No matter the sphere of life, it seems that it is our tendency as humans to meet every obstacle with the need to “do something”. I’ll admit that I am just as guilty as anyone else is when it comes to this reactionary behavior. The irony of this is that decisions made under stress are rarely the right ones. Typically, “just doing something” amounts to any action that makes us feel like we have control of the situation and are avoiding further harm/pain. Again, this is ironic because “doing something” in this scenario usually ends up causing us more harm than good.
This is an important concept for individuals to consider in regards to their investment accounts. Like any other stressful situation, watching the value of our investment accounts go down evokes an emotional response. In an effort to take control of their finances, many investors will forsake their financial plan and do literally anything that makes them feel better. Usually, this means taking their money out of the market at, quite literally, the worst possible time. This is what I often refer to as “The Big Mistake” which you can read more about here[i] (I didn’t come up with this phrase; it was coined by Carl Richards in his book, “The One-Page Financial Plan”).
When making, “The Big Mistake”, not only are you selling out of the market when prices are at a low, but you are also setting yourself up for a conundrum: When do I get back in the market? Investors have been grappling with and failing to answer this question for decades. Whether it be the Great Depression, the Great Recession of 2008-09, or even the COVID drop of 2020, investors have failed to successfully time the market. Why do investors so often fail at this task? Because it is incredibly difficult to pinpoint the perfect time to get in and out of the market. For example, according to a study[ii] done by Bank of America, if an investor had missed out on the 10 best days in the S&P 500 per decade going back to 1930, they would have only seen a total return of 28%. Compare that to a return of 17,715% if they had simply done nothing at all but ride the ups and downs. The fact remains that the market’s best days often follow the market’s biggest drops. If, in a frantic attempt to “do something”, you sell out of the market, there is a pretty good chance that you will miss out on the opportunity to make back much of your losses. Perhaps even the very next day! All of this said, there is at least one thing that you can do when the market drops and you are forced to see your account values tumble. That is, to do nothing at all.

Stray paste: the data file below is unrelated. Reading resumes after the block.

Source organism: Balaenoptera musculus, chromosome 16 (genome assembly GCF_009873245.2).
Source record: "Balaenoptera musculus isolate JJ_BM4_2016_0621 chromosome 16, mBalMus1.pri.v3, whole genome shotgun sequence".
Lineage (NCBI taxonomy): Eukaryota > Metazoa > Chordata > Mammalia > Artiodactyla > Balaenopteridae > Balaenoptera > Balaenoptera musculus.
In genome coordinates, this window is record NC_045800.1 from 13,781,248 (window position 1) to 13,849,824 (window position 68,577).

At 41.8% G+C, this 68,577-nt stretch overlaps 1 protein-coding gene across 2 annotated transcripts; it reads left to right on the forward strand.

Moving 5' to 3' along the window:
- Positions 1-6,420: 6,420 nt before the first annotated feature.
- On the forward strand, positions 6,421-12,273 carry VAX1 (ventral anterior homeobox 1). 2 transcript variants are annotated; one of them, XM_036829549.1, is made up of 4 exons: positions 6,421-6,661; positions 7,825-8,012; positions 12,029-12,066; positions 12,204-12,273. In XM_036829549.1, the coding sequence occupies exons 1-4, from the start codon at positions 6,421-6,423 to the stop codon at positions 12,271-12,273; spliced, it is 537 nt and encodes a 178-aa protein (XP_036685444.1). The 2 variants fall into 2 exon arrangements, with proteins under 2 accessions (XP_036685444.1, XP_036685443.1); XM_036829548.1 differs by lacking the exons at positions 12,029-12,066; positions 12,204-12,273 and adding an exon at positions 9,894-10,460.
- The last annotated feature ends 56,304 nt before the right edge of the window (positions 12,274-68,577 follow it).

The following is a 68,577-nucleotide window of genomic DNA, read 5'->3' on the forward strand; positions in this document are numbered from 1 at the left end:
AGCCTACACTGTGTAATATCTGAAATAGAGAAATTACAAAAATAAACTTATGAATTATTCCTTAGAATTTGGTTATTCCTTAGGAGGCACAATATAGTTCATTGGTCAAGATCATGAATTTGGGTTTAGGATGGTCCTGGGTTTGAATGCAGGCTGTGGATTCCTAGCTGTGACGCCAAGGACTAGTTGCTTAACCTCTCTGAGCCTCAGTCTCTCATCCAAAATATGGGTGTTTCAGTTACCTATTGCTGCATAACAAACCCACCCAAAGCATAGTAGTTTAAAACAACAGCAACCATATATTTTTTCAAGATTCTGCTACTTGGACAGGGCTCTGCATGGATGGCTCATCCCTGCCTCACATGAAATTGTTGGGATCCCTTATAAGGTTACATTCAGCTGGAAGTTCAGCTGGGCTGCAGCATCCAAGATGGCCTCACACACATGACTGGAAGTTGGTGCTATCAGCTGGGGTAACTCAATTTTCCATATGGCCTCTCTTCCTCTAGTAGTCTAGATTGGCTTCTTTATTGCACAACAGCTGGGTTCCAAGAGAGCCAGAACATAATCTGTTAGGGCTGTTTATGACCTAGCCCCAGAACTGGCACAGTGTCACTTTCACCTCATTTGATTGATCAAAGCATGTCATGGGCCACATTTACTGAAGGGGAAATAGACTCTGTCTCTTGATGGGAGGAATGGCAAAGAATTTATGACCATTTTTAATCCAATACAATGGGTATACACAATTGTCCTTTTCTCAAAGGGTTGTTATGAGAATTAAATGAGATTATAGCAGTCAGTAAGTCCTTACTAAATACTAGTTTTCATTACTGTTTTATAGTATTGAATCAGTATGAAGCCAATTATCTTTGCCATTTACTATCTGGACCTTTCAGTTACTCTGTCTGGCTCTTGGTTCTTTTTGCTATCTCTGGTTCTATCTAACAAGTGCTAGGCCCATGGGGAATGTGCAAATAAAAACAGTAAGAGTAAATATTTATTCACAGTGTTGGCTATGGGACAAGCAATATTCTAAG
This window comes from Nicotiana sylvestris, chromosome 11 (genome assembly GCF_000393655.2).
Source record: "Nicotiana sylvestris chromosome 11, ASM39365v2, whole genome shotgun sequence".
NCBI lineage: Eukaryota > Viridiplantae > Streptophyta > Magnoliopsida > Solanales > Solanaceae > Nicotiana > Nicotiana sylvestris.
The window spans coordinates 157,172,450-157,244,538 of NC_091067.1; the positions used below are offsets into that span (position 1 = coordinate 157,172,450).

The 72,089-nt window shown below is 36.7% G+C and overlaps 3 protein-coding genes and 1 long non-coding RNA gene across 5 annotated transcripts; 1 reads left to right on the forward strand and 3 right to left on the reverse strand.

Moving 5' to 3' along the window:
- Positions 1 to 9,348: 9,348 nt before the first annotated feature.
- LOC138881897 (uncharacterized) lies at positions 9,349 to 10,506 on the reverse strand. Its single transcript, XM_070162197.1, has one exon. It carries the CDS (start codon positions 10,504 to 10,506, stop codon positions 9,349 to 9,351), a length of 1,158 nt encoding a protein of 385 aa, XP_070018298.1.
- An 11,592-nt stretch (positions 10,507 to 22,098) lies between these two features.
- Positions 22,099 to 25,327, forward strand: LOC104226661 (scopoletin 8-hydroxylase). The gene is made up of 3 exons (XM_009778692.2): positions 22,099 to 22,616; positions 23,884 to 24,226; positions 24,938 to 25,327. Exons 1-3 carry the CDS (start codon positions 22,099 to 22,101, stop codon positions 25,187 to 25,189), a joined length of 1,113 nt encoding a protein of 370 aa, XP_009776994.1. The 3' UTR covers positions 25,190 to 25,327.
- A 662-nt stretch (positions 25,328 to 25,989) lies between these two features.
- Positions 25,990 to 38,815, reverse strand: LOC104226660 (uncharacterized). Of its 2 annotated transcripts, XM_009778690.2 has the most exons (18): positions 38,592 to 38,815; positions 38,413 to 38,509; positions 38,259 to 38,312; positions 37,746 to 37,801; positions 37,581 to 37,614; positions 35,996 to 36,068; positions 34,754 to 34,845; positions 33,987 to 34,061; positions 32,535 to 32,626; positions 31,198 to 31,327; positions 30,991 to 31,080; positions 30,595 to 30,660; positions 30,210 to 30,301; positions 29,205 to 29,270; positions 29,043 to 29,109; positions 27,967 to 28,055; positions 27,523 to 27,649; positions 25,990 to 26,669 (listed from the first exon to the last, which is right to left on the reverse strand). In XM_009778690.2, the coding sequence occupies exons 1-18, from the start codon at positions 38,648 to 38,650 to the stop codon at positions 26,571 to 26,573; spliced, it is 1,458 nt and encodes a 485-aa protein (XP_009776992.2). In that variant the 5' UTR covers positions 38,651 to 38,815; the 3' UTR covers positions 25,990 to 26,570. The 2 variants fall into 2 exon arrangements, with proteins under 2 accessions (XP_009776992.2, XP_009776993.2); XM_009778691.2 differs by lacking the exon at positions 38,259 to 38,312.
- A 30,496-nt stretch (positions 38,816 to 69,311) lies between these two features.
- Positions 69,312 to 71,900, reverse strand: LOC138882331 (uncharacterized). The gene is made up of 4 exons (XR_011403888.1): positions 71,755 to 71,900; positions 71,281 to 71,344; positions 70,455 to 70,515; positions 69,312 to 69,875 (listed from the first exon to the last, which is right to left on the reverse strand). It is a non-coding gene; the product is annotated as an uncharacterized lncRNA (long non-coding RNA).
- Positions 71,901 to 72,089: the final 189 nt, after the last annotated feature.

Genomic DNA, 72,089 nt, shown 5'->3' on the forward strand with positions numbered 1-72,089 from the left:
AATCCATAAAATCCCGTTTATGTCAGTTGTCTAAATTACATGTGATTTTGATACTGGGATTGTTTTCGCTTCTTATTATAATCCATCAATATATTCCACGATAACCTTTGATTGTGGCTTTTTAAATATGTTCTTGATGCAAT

It is a strange concept to think of “doing nothing” as an action but in this case it is likely the best action that you can possibly take. By sticking doggedly to your investment plan, you are likely saving yourself a lot more pain than a short-term market correction could ever cause you. Consider this example from the blog post I referenced earlier:
“Let’s say that you purchase your home for $250,000. The value of your home fluctuates over time based on what is going on in the market and the economy overall. Should the economy be in good shape, that home may now be worth $300,000 which means you could sell your home at a profit of $50,000 (of course that doesn’t take into consideration a mortgage if you have one but you get the idea). Now consider a situation where the market turns downward and now your home is only worth $190,000 which is $40,000 less than what you paid for it. Obviously, it doesn’t make much sense to sell your home in this situation even if you are afraid about what the market is doing.”
Giving up on your plan in a down market doesn’t actually fix the problem of your investments decreasing in value. No matter how much better it makes you feel to “do something”! When you think about your investments as an asset that appreciates over time but also suffers losses periodically, you are far less likely to make “The Big Mistake”. As we continue to navigate this period of market volatility and uncertainty, let’s all try to avoid the urge to “just do something”.
Today’s song of the week is an inspiration to all of us to simply “hold on” to our investment goals through the good and the bad. Enjoy!
The opinions voiced in this material are for general information only and are not intended to provide specific advice or recommendations for any individual. All performance referenced is historical and is no guarantee of future results. All indices are unmanaged and may not be invested into directly.